Please confirm that an ethics committee approval has been applied for or granted: Not relevant (see information at the bottom of this page)
Background and Aims Vertical nystagmus is generally associated with cerebellar or brainstem injuries. The most frequently reported complications associated with opioids administered via epidural include nausea and vomiting, itching, and respiratory depression. We describe a clinical case of vertical nystagmus following epidural morphine administration.
Methods A 76-year-old patient underwent bilateral breast reduction mammoplasty under thoracic epidural anesthesia with moderate sedation. In the postoperative period, after receiving 2 mg of morphine through the epidural catheter, she developed nausea and vomiting accompanied by visual perception changes. Neurological examination revealed a baseline and gaze-evoked vertical rotary nystagmus without other deficits. A computed tomography scan of the brain showed no acute changes. Assuming iatrogenic opioid-induced nystagmus, a dose of 0.1 mg of naloxone was administered, resulting in complete reversal of the symptoms.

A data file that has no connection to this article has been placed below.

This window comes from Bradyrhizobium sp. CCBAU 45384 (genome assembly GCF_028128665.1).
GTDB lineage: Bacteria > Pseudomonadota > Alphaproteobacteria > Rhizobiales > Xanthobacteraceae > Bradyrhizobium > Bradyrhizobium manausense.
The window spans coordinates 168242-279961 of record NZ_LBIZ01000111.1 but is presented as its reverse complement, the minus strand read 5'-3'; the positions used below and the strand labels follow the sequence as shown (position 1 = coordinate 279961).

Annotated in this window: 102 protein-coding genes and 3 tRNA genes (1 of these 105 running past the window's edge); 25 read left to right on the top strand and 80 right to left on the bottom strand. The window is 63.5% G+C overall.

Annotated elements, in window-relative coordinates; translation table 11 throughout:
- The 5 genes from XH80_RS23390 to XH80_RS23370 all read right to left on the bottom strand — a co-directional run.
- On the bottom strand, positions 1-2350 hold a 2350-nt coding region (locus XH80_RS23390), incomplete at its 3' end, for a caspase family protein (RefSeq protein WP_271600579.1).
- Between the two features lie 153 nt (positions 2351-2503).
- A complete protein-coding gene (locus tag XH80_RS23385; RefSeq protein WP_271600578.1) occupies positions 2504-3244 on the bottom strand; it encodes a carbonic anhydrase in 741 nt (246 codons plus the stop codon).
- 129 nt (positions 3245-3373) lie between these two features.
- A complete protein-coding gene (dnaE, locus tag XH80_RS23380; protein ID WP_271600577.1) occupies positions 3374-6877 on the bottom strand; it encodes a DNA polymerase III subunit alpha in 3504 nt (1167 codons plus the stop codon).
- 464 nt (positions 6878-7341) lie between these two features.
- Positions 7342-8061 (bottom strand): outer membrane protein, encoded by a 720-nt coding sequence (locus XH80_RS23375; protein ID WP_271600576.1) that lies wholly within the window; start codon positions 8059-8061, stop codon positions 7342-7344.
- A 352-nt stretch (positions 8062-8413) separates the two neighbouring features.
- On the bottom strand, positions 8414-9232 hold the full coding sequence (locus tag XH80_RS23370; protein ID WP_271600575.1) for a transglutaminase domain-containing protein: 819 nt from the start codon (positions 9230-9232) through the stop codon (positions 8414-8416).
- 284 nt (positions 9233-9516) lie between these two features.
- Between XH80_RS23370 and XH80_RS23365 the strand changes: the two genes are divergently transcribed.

Results Cases of nystagmus associated with epidural opioid administration are rare, with only two cases reported in the literature. In the presence of this neurological alteration, it is important to differentiate between structural cerebellar lesions and toxic/pharmacological causes.
Conclusions The resolution of symptoms following naloxone administration confirms the diagnosis of a pharmacological iatrogenic cause of vertical nystagmus.
Statistics from Altmetric.com
If you wish to reuse any or all of this article please use the link below which will take you to the Copyright Clearance Center’s RightsLink service. You will be able to get a quick price and instant permission to reuse the content in many different ways.